Solvency ratio measures the company’s ability to pay its long term debt obligations. Solvency ratio provides information related to the adequacy of cash flow and earnings to cover interest, other fixed costs and principal payments as they come due.
In other words, solvency ratio measures the size of a company’s profitability and compares it to its obligations to assess the company’s long term ability to meet its financial obligation such as repaying debts.
In order to interpret the solvency of a company you have to first understand the financial structure of the company. Amount of debt in the company’s capital structure is very important in order to assess the company’s risk and return characteristics.
Solvency ratio is used by prospective lenders to evaluate a company’s creditworthiness. It’s a metric used to assess whether a company can stay solvent in the long run. This means solvency ratio measures the company’s repayment ability for its long term debt and the interest on that debt.
Why financial leverage is important for equity holders
Analysts generally look at two types of leverages while analysing a company. They are operating leverage and financial leverage.
Operating leverage results from the use of fixed expenses in conducting the company’s business. Higher the fixed costs, higher the operating leverage.
The effect of change in operating income impacts the operating leverage. Profitable companies may use operating leverage as rise in revenue will increase operating profit at a faster rate so that the company can have enough profit after taking out fixed costs.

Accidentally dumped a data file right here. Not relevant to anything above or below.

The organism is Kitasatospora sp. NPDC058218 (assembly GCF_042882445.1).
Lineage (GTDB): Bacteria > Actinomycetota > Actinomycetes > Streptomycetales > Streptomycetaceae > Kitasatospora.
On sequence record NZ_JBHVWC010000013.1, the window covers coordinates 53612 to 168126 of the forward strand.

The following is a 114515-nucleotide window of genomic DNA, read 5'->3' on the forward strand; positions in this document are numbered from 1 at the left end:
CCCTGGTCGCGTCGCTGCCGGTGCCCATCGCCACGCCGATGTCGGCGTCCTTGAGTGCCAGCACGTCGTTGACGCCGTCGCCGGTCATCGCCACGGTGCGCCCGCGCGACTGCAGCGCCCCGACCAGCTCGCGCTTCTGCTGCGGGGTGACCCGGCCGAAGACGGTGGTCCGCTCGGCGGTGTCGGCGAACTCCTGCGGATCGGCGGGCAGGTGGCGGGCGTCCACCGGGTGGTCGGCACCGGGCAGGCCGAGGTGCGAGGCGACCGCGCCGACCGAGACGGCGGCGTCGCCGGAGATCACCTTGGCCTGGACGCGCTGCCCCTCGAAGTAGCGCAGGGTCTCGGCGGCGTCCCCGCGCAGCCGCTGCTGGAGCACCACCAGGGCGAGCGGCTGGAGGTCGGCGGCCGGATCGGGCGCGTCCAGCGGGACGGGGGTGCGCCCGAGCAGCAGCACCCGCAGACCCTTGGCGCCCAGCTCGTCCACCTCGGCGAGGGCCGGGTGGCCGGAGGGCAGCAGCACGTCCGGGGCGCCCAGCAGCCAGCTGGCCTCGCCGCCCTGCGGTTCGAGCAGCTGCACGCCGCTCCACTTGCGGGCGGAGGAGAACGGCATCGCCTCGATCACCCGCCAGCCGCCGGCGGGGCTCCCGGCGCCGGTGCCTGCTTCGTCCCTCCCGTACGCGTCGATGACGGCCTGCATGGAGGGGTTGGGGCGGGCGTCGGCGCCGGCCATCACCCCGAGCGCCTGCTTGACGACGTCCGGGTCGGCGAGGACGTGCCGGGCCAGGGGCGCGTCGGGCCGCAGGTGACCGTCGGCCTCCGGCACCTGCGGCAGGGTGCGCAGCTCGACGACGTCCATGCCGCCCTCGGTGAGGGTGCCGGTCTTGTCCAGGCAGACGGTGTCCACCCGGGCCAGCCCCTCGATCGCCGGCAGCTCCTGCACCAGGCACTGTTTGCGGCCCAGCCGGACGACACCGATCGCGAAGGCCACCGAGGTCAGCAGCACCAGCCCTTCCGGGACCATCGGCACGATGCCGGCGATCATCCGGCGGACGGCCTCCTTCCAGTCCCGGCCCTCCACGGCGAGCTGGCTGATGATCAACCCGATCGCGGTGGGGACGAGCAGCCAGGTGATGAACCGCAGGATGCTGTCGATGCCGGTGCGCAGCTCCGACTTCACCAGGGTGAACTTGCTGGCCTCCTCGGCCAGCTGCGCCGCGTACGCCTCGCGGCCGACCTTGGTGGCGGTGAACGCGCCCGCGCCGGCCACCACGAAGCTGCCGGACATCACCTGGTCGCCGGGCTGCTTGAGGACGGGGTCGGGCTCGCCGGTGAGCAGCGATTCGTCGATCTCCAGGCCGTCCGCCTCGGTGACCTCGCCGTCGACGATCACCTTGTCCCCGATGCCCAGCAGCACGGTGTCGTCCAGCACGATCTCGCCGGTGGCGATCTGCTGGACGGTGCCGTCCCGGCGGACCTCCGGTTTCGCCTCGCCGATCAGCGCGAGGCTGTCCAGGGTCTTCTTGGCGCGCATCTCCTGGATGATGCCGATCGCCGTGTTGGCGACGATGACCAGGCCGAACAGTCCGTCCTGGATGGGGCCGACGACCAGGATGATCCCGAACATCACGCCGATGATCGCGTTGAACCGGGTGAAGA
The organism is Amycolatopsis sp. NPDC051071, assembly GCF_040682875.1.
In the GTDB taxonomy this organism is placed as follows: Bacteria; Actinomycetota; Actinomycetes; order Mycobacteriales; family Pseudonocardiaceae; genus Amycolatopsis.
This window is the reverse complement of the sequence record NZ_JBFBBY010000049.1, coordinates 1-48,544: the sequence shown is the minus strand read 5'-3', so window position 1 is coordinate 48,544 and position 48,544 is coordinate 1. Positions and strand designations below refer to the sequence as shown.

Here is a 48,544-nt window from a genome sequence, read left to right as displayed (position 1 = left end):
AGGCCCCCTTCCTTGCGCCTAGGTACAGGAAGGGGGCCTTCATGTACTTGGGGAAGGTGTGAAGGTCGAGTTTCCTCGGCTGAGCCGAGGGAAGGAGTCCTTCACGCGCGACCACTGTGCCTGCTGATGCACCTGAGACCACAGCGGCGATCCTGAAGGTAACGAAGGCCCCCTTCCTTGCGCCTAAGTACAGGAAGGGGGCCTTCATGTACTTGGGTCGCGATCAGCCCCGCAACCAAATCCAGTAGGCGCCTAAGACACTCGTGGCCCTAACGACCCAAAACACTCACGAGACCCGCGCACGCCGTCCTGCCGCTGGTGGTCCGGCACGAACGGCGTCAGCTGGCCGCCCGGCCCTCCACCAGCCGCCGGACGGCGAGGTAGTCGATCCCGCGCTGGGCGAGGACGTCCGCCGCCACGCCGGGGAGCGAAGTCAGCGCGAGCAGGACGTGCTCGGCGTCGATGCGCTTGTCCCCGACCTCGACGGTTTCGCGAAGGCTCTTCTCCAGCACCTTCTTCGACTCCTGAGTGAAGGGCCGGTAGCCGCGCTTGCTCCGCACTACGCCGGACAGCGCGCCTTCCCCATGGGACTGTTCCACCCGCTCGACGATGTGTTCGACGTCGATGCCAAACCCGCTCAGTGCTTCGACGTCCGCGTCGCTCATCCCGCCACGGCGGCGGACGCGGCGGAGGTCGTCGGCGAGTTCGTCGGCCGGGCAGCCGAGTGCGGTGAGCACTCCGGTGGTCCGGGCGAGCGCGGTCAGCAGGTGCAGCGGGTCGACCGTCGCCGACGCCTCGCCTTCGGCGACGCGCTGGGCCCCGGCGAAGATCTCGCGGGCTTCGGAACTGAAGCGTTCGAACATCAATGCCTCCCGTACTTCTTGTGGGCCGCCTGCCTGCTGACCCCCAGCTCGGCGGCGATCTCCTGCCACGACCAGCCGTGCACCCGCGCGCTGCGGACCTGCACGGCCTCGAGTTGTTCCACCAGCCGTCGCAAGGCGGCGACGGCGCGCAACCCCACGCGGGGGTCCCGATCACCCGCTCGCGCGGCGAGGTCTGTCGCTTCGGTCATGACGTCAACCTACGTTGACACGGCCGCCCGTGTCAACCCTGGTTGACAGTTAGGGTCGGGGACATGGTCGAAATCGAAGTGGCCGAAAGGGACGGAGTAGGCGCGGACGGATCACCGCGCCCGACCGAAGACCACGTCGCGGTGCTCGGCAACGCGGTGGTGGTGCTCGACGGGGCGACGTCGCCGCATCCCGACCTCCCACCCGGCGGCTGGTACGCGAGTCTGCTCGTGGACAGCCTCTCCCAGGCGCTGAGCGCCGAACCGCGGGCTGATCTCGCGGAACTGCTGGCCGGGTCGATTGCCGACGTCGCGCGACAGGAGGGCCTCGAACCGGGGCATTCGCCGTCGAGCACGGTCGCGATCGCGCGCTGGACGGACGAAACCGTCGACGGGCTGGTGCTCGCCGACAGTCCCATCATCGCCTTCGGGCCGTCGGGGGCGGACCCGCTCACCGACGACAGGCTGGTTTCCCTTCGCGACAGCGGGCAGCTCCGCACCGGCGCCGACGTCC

Financial leverage means presence of debt or fixed charge bearing sources in the capital structure of the company. This means it’s the leverage created with the help of a debt component.
While taking debt to the balance sheet, interest payments become fixed finance costs. As a result of interest payments, a given percentage change in earning before interest and tax (EBIT) results in a larger percentage change in profit before tax (PBT).
Companies use debt to fund its expansion plan if internal cash flow is not sufficient to do that. However, in a downturn economy, when revenue comes down drastically due to market conditions and variable costs go up, the impact of financial leverage on profitability can severely damage the company’s profitability. The company may become bankrupt depending on the level of debt used in the balance sheet.
Therefore a higher level of debt increases the risk of default due to higher level of borrowing costs for the company.
Analysts pay importance to operating and financial leverage based on the type of industry and in comparison to immediate competitors.
Here are the two type of solvency ratios used by analyst to analyse financial conditions of a company;
- Debt ratio
- Coverage ratio
Debt ratio measures the amount of debt in a company’s capital structure in comparison to equity capital. Coverage ratios measure the company’s ability to cover its debt payments.
|Debt to asset ratio / total debt ratio
|Total debt / total assets
|Debt to capital ratio
|Total debt / (total debt + equity capital)
|Debt to equity ratio
|Total debt / total shareholder’s capital
|Financial leverage ratio
|Average total assets / average total equity
|EBIT / interest payments
|Fixed charge coverage
|(EBIT + Lease payments) / (interest payments + lease payments)
High or low, which solvency ratio is better?
Key solvency ratios used by analysts are the debt to assets, debt to equity, interest coverage and fixed coverage ratios.
Debt to assets
Debt to asset ratio measures the percentage of total assets financed with debt. Debt to asset helps analysts to measure leverage on the balance sheet to fund company’s assets.